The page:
Despite numerous and tremendous achievements in the development and standardization of HIV vaccines, there are still lots of vague concepts in HIV vaccinology. Various approaches have been applied to design an efficient HIV vaccine. Due to their lack of replication ability and expression of native antigens at the same time virus-like particles, such as previously introduced mzNL4–3 HIV-1 VLPs are among the highlighted candidates in this field. On the other part, application of adjuvants is an inseparable strategy in the vaccine development researches. Archaeosomes are liposomal adjuvants with intensifiying features of T helper 1 and cytotoxic T-cells responses.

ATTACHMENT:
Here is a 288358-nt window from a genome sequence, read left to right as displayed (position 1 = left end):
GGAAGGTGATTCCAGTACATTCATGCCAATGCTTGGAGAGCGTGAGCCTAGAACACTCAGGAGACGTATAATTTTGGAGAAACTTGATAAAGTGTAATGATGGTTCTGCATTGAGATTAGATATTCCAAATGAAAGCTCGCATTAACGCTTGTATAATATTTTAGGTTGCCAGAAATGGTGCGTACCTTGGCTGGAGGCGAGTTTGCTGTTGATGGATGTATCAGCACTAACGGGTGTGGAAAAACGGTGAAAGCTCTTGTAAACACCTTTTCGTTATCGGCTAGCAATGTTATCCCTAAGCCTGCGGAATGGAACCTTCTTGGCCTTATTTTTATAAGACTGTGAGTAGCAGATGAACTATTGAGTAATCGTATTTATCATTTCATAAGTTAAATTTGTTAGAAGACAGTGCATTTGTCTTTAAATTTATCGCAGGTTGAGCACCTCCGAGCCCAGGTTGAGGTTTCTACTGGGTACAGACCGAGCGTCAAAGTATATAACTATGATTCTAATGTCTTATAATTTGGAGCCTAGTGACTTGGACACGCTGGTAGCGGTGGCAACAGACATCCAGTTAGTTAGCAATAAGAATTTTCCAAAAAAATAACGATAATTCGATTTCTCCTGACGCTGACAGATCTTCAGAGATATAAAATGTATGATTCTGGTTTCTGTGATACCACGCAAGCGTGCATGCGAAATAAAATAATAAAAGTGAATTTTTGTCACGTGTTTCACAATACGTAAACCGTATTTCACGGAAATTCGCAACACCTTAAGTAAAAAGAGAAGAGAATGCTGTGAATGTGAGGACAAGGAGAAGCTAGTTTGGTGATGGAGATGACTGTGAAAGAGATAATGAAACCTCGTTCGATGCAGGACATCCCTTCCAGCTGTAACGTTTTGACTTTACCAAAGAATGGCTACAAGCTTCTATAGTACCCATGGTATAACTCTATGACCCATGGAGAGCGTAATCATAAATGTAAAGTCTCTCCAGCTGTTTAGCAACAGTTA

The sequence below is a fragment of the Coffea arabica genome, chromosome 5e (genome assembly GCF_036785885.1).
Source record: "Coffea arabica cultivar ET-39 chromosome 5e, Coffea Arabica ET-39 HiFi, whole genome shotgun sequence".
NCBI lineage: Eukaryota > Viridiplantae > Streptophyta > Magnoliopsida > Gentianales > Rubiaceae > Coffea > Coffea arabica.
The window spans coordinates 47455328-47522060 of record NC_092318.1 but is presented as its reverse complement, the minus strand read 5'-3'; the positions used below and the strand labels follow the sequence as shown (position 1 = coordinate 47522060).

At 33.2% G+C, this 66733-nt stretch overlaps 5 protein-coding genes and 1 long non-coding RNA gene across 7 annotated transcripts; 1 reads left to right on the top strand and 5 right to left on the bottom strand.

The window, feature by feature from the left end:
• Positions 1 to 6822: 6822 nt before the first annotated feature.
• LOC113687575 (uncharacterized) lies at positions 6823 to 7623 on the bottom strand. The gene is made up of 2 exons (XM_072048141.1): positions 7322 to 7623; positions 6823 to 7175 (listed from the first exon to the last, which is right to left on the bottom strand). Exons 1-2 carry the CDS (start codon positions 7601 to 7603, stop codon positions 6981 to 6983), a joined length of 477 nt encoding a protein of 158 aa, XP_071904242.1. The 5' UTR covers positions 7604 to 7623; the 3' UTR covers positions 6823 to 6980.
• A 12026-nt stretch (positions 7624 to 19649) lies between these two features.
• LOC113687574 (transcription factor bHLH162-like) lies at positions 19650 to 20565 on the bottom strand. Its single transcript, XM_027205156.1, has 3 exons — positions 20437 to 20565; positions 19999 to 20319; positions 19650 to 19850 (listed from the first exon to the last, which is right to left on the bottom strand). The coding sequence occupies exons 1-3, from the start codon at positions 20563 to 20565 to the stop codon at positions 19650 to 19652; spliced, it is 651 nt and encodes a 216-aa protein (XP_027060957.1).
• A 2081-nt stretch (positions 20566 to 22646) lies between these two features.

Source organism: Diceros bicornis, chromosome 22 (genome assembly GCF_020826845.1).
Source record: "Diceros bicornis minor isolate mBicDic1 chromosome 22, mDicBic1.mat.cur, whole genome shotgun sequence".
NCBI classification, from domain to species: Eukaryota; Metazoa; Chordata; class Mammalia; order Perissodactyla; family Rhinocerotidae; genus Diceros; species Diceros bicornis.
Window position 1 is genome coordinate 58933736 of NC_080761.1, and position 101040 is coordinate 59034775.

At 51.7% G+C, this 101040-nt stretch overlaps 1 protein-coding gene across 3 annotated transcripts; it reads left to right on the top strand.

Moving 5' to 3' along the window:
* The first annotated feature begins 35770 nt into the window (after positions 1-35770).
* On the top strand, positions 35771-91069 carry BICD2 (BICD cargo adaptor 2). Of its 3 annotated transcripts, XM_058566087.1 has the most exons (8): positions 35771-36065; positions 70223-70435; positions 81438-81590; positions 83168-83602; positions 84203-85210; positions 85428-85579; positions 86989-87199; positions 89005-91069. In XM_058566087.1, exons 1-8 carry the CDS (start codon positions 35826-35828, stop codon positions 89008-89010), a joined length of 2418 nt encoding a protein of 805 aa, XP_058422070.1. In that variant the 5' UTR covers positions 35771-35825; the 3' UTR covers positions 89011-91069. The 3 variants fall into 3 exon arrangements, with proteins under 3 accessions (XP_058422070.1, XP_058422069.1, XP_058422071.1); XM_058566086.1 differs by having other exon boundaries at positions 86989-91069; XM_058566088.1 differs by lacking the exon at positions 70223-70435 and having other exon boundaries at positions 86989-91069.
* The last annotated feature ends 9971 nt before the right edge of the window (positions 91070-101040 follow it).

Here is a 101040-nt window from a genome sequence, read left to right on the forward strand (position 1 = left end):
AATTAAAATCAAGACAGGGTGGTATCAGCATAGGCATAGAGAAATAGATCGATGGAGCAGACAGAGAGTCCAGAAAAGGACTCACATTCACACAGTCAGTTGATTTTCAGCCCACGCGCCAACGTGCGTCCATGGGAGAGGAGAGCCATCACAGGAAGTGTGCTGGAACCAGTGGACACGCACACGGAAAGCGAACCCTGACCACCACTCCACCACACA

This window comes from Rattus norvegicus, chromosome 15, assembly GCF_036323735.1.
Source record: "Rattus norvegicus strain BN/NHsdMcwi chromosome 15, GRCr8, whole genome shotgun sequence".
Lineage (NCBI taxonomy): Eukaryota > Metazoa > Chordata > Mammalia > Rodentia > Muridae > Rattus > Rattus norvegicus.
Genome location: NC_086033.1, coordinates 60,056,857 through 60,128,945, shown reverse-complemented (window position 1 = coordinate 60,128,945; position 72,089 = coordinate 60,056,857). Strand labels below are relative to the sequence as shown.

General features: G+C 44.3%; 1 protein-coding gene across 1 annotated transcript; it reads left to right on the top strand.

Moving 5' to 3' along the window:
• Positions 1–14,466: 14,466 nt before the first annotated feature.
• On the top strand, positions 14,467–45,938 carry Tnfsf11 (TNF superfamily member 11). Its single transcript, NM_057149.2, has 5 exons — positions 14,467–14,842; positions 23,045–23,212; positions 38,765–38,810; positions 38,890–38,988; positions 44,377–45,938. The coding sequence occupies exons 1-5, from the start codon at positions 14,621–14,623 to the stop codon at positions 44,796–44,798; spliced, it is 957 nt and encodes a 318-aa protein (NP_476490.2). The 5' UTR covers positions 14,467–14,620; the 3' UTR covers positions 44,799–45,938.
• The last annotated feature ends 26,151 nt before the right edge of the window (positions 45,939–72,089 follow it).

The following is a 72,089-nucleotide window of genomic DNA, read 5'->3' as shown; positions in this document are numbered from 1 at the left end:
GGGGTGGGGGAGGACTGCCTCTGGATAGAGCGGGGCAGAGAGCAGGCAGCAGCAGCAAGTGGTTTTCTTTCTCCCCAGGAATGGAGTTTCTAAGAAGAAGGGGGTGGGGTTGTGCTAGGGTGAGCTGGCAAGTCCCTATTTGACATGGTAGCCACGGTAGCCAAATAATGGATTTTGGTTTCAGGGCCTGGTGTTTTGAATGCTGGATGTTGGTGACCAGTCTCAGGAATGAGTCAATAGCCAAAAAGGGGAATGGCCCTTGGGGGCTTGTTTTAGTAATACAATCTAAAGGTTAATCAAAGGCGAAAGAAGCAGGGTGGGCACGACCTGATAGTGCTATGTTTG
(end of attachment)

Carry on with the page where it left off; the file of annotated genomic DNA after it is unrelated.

Archaeosomes derived from Methanobrevibacter smithii has been shown to enhance MHC class I-dependent antigen presentation and hence, are to be advantageous in the development of vaccines against viral infections. Herein, we have studied efficiency of mzNL4–3 VLPs entrapped in M. smithii archaeosomes as an HIV-1 vaccine candidate to induce humoral and cellular responses in BALB/c mice. Analysis of total and subtype-specific anti-Env IgG antibody, as well as, cytokine secretion pattern revealed an efficient promotion of anti-HIV specific T helper 1 responses in immunized animals. This finding was evidenced by the significant dominance of IgG2a subtype in the sera and considerable secretion of IFN-γ by specifically induced splenocytes of mice immunized with VLP-containing archaeosomes (VLP+ Archaeosome). In addition, ELISpot assay verified these results and indicated the significantly higher frequency of IFN-γ secreting splenocytes in immunized models. The ratio of IFN-γ to IL-4 spot forming cells (SFCs) in the VLP+ Archaeosome immunized mice was also higher than that of the other groups immunized with either VLP-free archaeosomes or VLPs formulated with complete/incomplete Freund's adjuvants. These results propound M. smithii archaeosomes-entrapped mzNL4–3 VLPs as a promising immunogen which specifically induces and augments T-helper 1 oriented responses against HIV antigens.